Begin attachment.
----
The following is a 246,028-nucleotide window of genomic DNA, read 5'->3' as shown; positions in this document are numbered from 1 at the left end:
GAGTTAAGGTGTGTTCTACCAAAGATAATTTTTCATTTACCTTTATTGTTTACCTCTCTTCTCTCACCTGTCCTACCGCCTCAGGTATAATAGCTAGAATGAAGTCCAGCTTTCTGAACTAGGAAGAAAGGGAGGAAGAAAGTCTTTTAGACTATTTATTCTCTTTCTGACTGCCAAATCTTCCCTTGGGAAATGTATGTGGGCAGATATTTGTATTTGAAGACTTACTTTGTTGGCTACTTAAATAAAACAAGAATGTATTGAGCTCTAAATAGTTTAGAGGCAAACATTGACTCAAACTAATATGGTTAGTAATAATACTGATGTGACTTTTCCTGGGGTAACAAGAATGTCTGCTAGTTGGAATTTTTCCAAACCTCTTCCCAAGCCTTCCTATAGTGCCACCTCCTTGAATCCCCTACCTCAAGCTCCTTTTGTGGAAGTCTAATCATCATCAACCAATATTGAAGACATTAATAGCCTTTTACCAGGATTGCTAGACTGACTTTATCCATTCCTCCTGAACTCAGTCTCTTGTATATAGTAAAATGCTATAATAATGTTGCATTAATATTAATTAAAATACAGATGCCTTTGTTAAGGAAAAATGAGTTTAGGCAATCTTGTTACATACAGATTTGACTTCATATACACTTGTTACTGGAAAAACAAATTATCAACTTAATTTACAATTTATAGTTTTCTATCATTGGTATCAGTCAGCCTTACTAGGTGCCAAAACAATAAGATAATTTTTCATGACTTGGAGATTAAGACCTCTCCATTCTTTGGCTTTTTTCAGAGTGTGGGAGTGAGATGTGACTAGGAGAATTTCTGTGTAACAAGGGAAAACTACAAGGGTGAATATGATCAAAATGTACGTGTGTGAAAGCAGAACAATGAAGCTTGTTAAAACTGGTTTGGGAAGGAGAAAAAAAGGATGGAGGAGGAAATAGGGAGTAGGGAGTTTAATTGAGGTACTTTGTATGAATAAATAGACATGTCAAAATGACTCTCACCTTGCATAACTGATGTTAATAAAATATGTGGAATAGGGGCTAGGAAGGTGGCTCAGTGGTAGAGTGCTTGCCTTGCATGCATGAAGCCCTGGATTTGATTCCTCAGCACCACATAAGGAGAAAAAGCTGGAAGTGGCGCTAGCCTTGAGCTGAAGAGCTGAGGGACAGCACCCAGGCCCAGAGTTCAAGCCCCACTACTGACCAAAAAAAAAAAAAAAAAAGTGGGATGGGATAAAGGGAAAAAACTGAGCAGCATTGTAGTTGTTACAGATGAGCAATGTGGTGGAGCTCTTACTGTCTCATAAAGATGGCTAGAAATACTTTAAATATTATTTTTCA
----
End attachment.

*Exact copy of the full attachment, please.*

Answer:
The following is a 246,028-nucleotide window of genomic DNA, read 5'->3' as shown; positions in this document are numbered from 1 at the left end:
GAGTTAAGGTGTGTTCTACCAAAGATAATTTTTCATTTACCTTTATTGTTTACCTCTCTTCTCTCACCTGTCCTACCGCCTCAGGTATAATAGCTAGAATGAAGTCCAGCTTTCTGAACTAGGAAGAAAGGGAGGAAGAAAGTCTTTTAGACTATTTATTCTCTTTCTGACTGCCAAATCTTCCCTTGGGAAATGTATGTGGGCAGATATTTGTATTTGAAGACTTACTTTGTTGGCTACTTAAATAAAACAAGAATGTATTGAGCTCTAAATAGTTTAGAGGCAAACATTGACTCAAACTAATATGGTTAGTAATAATACTGATGTGACTTTTCCTGGGGTAACAAGAATGTCTGCTAGTTGGAATTTTTCCAAACCTCTTCCCAAGCCTTCCTATAGTGCCACCTCCTTGAATCCCCTACCTCAAGCTCCTTTTGTGGAAGTCTAATCATCATCAACCAATATTGAAGACATTAATAGCCTTTTACCAGGATTGCTAGACTGACTTTATCCATTCCTCCTGAACTCAGTCTCTTGTATATAGTAAAATGCTATAATAATGTTGCATTAATATTAATTAAAATACAGATGCCTTTGTTAAGGAAAAATGAGTTTAGGCAATCTTGTTACATACAGATTTGACTTCATATACACTTGTTACTGGAAAAACAAATTATCAACTTAATTTACAATTTATAGTTTTCTATCATTGGTATCAGTCAGCCTTACTAGGTGCCAAAACAATAAGATAATTTTTCATGACTTGGAGATTAAGACCTCTCCATTCTTTGGCTTTTTTCAGAGTGTGGGAGTGAGATGTGACTAGGAGAATTTCTGTGTAACAAGGGAAAACTACAAGGGTGAATATGATCAAAATGTACGTGTGTGAAAGCAGAACAATGAAGCTTGTTAAAACTGGTTTGGGAAGGAGAAAAAAAGGATGGAGGAGGAAATAGGGAGTAGGGAGTTTAATTGAGGTACTTTGTATGAATAAATAGACATGTCAAAATGACTCTCACCTTGCATAACTGATGTTAATAAAATATGTGGAATAGGGGCTAGGAAGGTGGCTCAGTGGTAGAGTGCTTGCCTTGCATGCATGAAGCCCTGGATTTGATTCCTCAGCACCACATAAGGAGAAAAAGCTGGAAGTGGCGCTAGCCTTGAGCTGAAGAGCTGAGGGACAGCACCCAGGCCCAGAGTTCAAGCCCCACTACTGACCAAAAAAAAAAAAAAAAAAGTGGGATGGGATAAAGGGAAAAAACTGAGCAGCATTGTAGTTGTTACAGATGAGCAATGTGGTGGAGCTCTTACTGTCTCATAAAGATGGCTAGAAATACTTTAAATATTATTTTTCA